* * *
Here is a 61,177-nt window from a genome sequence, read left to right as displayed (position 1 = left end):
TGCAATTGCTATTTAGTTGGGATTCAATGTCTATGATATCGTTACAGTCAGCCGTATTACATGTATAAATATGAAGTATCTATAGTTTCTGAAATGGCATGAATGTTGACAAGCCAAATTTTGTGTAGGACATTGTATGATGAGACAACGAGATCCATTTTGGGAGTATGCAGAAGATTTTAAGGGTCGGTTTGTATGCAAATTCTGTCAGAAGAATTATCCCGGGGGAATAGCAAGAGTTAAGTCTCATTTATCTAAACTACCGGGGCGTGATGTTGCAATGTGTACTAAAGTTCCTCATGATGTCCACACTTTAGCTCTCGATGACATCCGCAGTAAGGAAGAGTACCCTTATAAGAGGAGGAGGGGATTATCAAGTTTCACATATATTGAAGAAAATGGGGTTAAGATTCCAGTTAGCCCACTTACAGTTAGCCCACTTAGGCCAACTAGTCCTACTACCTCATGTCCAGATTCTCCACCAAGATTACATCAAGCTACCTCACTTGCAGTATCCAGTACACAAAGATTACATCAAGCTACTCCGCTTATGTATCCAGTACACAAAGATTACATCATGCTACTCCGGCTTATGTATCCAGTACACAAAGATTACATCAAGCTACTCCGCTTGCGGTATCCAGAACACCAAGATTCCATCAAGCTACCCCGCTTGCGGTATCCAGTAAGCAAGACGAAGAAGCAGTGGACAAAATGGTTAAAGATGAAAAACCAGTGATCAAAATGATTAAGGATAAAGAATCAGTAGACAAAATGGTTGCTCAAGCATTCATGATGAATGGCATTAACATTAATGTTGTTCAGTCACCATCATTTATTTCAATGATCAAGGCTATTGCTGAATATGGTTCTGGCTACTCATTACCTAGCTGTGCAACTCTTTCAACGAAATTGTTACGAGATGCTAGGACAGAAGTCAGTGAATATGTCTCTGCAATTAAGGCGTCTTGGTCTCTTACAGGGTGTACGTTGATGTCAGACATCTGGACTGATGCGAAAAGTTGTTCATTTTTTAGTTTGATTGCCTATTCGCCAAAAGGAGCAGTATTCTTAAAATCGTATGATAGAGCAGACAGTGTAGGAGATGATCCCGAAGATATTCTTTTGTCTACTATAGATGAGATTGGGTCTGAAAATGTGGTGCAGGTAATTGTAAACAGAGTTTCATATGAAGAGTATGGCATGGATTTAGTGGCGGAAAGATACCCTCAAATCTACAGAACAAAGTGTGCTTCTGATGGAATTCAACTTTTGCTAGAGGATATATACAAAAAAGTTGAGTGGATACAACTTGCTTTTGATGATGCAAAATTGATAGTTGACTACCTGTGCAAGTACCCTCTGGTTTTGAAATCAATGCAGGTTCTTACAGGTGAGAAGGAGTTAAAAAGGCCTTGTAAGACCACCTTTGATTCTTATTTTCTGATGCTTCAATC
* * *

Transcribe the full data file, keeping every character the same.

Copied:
Here is a 61,177-nt window from a genome sequence, read left to right as displayed (position 1 = left end):
TGCAATTGCTATTTAGTTGGGATTCAATGTCTATGATATCGTTACAGTCAGCCGTATTACATGTATAAATATGAAGTATCTATAGTTTCTGAAATGGCATGAATGTTGACAAGCCAAATTTTGTGTAGGACATTGTATGATGAGACAACGAGATCCATTTTGGGAGTATGCAGAAGATTTTAAGGGTCGGTTTGTATGCAAATTCTGTCAGAAGAATTATCCCGGGGGAATAGCAAGAGTTAAGTCTCATTTATCTAAACTACCGGGGCGTGATGTTGCAATGTGTACTAAAGTTCCTCATGATGTCCACACTTTAGCTCTCGATGACATCCGCAGTAAGGAAGAGTACCCTTATAAGAGGAGGAGGGGATTATCAAGTTTCACATATATTGAAGAAAATGGGGTTAAGATTCCAGTTAGCCCACTTACAGTTAGCCCACTTAGGCCAACTAGTCCTACTACCTCATGTCCAGATTCTCCACCAAGATTACATCAAGCTACCTCACTTGCAGTATCCAGTACACAAAGATTACATCAAGCTACTCCGCTTATGTATCCAGTACACAAAGATTACATCATGCTACTCCGGCTTATGTATCCAGTACACAAAGATTACATCAAGCTACTCCGCTTGCGGTATCCAGAACACCAAGATTCCATCAAGCTACCCCGCTTGCGGTATCCAGTAAGCAAGACGAAGAAGCAGTGGACAAAATGGTTAAAGATGAAAAACCAGTGATCAAAATGATTAAGGATAAAGAATCAGTAGACAAAATGGTTGCTCAAGCATTCATGATGAATGGCATTAACATTAATGTTGTTCAGTCACCATCATTTATTTCAATGATCAAGGCTATTGCTGAATATGGTTCTGGCTACTCATTACCTAGCTGTGCAACTCTTTCAACGAAATTGTTACGAGATGCTAGGACAGAAGTCAGTGAATATGTCTCTGCAATTAAGGCGTCTTGGTCTCTTACAGGGTGTACGTTGATGTCAGACATCTGGACTGATGCGAAAAGTTGTTCATTTTTTAGTTTGATTGCCTATTCGCCAAAAGGAGCAGTATTCTTAAAATCGTATGATAGAGCAGACAGTGTAGGAGATGATCCCGAAGATATTCTTTTGTCTACTATAGATGAGATTGGGTCTGAAAATGTGGTGCAGGTAATTGTAAACAGAGTTTCATATGAAGAGTATGGCATGGATTTAGTGGCGGAAAGATACCCTCAAATCTACAGAACAAAGTGTGCTTCTGATGGAATTCAACTTTTGCTAGAGGATATATACAAAAAAGTTGAGTGGATACAACTTGCTTTTGATGATGCAAAATTGATAGTTGACTACCTGTGCAAGTACCCTCTGGTTTTGAAATCAATGCAGGTTCTTACAGGTGAGAAGGAGTTAAAAAGGCCTTGTAAGACCACCTTTGATTCTTATTTTCTGATGCTTCAATC